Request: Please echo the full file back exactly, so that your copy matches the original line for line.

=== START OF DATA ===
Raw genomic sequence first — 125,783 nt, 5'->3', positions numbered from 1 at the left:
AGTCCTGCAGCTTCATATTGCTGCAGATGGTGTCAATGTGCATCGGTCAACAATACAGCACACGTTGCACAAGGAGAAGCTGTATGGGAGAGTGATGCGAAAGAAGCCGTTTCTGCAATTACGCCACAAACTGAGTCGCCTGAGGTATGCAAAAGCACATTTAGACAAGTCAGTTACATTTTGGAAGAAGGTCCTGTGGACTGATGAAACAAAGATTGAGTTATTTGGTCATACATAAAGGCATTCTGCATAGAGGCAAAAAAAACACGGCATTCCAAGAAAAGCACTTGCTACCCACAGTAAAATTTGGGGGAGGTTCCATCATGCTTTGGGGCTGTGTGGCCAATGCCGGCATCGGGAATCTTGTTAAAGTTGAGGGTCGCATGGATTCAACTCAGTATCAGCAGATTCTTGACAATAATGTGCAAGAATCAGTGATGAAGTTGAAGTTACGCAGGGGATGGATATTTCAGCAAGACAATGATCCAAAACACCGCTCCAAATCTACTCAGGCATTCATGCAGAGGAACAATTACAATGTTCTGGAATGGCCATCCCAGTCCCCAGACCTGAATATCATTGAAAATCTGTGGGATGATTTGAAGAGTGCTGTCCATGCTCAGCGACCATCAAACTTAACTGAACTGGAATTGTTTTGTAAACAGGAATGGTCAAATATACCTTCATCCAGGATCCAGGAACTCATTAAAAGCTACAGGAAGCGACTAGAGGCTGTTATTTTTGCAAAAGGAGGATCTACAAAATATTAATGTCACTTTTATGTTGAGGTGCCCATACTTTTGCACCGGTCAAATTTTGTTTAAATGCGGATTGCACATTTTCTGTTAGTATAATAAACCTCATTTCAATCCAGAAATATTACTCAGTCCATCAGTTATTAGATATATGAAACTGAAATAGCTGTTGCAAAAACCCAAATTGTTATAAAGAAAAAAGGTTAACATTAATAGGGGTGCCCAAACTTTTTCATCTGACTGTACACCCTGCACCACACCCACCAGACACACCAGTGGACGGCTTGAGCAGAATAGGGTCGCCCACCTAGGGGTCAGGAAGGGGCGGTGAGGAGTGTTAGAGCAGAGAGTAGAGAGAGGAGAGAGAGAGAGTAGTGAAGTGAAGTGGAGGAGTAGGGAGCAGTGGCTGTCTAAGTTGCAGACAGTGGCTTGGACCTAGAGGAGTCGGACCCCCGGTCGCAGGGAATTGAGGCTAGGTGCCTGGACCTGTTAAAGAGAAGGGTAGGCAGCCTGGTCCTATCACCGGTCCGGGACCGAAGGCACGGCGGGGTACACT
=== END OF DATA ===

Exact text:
Raw genomic sequence first — 125,783 nt, 5'->3', positions numbered from 1 at the left:
AGTCCTGCAGCTTCATATTGCTGCAGATGGTGTCAATGTGCATCGGTCAACAATACAGCACACGTTGCACAAGGAGAAGCTGTATGGGAGAGTGATGCGAAAGAAGCCGTTTCTGCAATTACGCCACAAACTGAGTCGCCTGAGGTATGCAAAAGCACATTTAGACAAGTCAGTTACATTTTGGAAGAAGGTCCTGTGGACTGATGAAACAAAGATTGAGTTATTTGGTCATACATAAAGGCATTCTGCATAGAGGCAAAAAAAACACGGCATTCCAAGAAAAGCACTTGCTACCCACAGTAAAATTTGGGGGAGGTTCCATCATGCTTTGGGGCTGTGTGGCCAATGCCGGCATCGGGAATCTTGTTAAAGTTGAGGGTCGCATGGATTCAACTCAGTATCAGCAGATTCTTGACAATAATGTGCAAGAATCAGTGATGAAGTTGAAGTTACGCAGGGGATGGATATTTCAGCAAGACAATGATCCAAAACACCGCTCCAAATCTACTCAGGCATTCATGCAGAGGAACAATTACAATGTTCTGGAATGGCCATCCCAGTCCCCAGACCTGAATATCATTGAAAATCTGTGGGATGATTTGAAGAGTGCTGTCCATGCTCAGCGACCATCAAACTTAACTGAACTGGAATTGTTTTGTAAACAGGAATGGTCAAATATACCTTCATCCAGGATCCAGGAACTCATTAAAAGCTACAGGAAGCGACTAGAGGCTGTTATTTTTGCAAAAGGAGGATCTACAAAATATTAATGTCACTTTTATGTTGAGGTGCCCATACTTTTGCACCGGTCAAATTTTGTTTAAATGCGGATTGCACATTTTCTGTTAGTATAATAAACCTCATTTCAATCCAGAAATATTACTCAGTCCATCAGTTATTAGATATATGAAACTGAAATAGCTGTTGCAAAAACCCAAATTGTTATAAAGAAAAAAGGTTAACATTAATAGGGGTGCCCAAACTTTTTCATCTGACTGTACACCCTGCACCACACCCACCAGACACACCAGTGGACGGCTTGAGCAGAATAGGGTCGCCCACCTAGGGGTCAGGAAGGGGCGGTGAGGAGTGTTAGAGCAGAGAGTAGAGAGAGGAGAGAGAGAGAGTAGTGAAGTGAAGTGGAGGAGTAGGGAGCAGTGGCTGTCTAAGTTGCAGACAGTGGCTTGGACCTAGAGGAGTCGGACCCCCGGTCGCAGGGAATTGAGGCTAGGTGCCTGGACCTGTTAAAGAGAAGGGTAGGCAGCCTGGTCCTATCACCGGTCCGGGACCGAAGGCACGGCGGGGTACACT